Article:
Protesters shut down Monsanto for a day
Tuesday, March 20 was the first day of spring. Traditionally, spring’s beginning has been celebrated in many cultures by giving thanks, prayers for kind growing seasons to come, and the sowing of first seeds. In the Occupy culture, the coming of spring was cause for protest.
Occupy Monsanto—an offshoot of the Occupy Wall Street movement—in cooperation with “Millions Against Monsanto”—a project of the Organic Consumers Association—wound up shutting down the Davis, CA, Monsanto branch for a day.
The motivation behind the protesters’ activities is a desire to end the use of genetically modified crops in the food supply, or at least get government-mandated labeling on foods containing genetically modified organisms. These drives stem from a belief that genetically modified foodstuffs somehow poison consumers or are unsafe in some way.
The Occupy protesters and their organic activist compatriots have been occupying various Monsanto locations across the country for a while now. Unlike the better-known Occupy Wall Street protesters who turned out in large numbers for their events, the Monsantofocused Occupiers usually only show up in handfuls. A recent Washington, D.C., protest group, all of whom were arrested for trespass, numbered at only 13 individuals.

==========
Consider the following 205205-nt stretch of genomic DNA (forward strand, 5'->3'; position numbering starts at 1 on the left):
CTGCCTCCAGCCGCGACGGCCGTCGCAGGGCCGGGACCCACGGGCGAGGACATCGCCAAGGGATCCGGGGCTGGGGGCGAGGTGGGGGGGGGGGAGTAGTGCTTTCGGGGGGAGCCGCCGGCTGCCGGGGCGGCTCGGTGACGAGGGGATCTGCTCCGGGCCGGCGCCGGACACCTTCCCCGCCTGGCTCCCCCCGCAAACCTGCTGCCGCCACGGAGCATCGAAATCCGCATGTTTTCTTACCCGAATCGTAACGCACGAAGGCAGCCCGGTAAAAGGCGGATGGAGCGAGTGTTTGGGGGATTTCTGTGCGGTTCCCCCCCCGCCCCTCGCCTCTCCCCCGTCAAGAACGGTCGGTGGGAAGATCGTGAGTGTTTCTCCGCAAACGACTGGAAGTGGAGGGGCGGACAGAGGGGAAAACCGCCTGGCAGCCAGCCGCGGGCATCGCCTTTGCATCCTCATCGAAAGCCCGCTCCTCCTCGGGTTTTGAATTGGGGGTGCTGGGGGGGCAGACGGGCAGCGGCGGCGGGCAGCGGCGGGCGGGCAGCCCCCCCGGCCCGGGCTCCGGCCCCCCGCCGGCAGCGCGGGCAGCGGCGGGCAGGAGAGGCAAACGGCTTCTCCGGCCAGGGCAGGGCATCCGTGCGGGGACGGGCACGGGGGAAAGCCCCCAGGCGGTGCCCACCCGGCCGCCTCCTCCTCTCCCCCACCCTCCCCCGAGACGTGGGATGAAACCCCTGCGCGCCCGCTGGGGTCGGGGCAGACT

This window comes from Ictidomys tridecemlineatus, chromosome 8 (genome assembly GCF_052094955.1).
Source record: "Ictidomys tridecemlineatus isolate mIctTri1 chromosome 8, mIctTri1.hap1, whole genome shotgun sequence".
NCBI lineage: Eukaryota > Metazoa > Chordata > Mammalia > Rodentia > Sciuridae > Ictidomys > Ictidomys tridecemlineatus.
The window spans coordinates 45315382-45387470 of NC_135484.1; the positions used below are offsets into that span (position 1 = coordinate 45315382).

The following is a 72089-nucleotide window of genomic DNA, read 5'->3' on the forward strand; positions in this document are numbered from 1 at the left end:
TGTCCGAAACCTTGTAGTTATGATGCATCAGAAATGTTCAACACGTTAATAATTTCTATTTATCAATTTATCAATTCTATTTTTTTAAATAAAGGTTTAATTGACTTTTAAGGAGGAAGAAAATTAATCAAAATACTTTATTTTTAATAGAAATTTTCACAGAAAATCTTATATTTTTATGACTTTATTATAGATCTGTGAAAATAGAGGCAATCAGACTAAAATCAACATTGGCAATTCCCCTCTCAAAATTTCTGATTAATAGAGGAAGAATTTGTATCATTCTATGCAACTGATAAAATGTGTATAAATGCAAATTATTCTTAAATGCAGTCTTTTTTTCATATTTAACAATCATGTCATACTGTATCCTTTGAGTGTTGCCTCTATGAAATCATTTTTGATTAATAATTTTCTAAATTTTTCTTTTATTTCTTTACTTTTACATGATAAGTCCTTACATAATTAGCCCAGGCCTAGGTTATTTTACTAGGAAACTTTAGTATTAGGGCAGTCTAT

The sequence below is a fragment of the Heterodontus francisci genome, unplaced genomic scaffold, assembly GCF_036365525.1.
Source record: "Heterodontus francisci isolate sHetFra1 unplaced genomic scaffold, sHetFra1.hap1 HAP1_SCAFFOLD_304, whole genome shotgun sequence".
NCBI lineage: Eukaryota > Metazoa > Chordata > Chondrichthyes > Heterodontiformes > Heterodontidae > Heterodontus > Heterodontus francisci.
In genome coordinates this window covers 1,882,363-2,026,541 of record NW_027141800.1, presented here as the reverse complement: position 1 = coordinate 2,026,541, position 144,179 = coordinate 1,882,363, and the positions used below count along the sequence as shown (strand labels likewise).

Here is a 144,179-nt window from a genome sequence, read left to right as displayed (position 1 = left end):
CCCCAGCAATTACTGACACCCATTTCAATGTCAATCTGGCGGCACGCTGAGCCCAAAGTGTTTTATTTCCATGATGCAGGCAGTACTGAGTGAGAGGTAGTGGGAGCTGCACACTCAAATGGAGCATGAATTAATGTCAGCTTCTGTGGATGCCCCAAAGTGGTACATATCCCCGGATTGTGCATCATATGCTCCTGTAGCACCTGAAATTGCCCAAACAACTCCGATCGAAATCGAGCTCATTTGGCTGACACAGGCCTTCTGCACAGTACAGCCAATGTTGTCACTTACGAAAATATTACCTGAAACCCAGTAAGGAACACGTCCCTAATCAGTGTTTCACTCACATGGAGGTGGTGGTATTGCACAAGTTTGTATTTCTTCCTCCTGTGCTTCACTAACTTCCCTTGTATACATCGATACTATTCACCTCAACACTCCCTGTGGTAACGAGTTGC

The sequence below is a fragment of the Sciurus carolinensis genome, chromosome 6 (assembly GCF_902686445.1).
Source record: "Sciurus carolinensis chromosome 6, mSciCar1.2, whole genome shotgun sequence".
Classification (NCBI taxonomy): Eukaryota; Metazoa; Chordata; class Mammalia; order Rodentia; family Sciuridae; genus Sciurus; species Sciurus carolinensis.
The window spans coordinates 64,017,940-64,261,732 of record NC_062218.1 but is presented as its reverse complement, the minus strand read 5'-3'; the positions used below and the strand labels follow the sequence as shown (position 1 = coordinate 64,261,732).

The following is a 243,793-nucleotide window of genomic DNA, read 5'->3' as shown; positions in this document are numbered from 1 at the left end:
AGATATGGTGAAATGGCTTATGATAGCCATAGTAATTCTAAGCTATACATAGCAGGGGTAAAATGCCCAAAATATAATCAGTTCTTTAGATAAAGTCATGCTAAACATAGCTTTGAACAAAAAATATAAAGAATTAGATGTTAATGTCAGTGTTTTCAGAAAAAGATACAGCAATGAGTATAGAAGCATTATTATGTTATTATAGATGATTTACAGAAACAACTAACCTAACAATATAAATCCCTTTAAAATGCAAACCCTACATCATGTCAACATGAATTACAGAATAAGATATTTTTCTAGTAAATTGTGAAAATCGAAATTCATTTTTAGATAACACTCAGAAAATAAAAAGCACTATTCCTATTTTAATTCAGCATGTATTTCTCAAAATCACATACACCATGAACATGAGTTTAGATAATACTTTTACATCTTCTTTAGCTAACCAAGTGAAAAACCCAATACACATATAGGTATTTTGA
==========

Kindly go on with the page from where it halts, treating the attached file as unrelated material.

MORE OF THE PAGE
The “shutdown” was more a preventative action on the side of Monsanto than it was due to the actions of the protesters. Out of concern for the safety of their 60 employees, officials of the Davis Monsanto branch told employees not to come in to work on Friday, March 16. The protest event’s organizer, Steve Payan, called the results a success regardless.
In an email correspondence regarding the demonstration, Monsanto representative Tom Helscher stated the company “respects each individual’s right to express their point of view.” He continued, stating that agriculture is supremely important and that Monsanto works to improve crop productivity and food safety around the world. — Kerry Halladay, WLJ Editor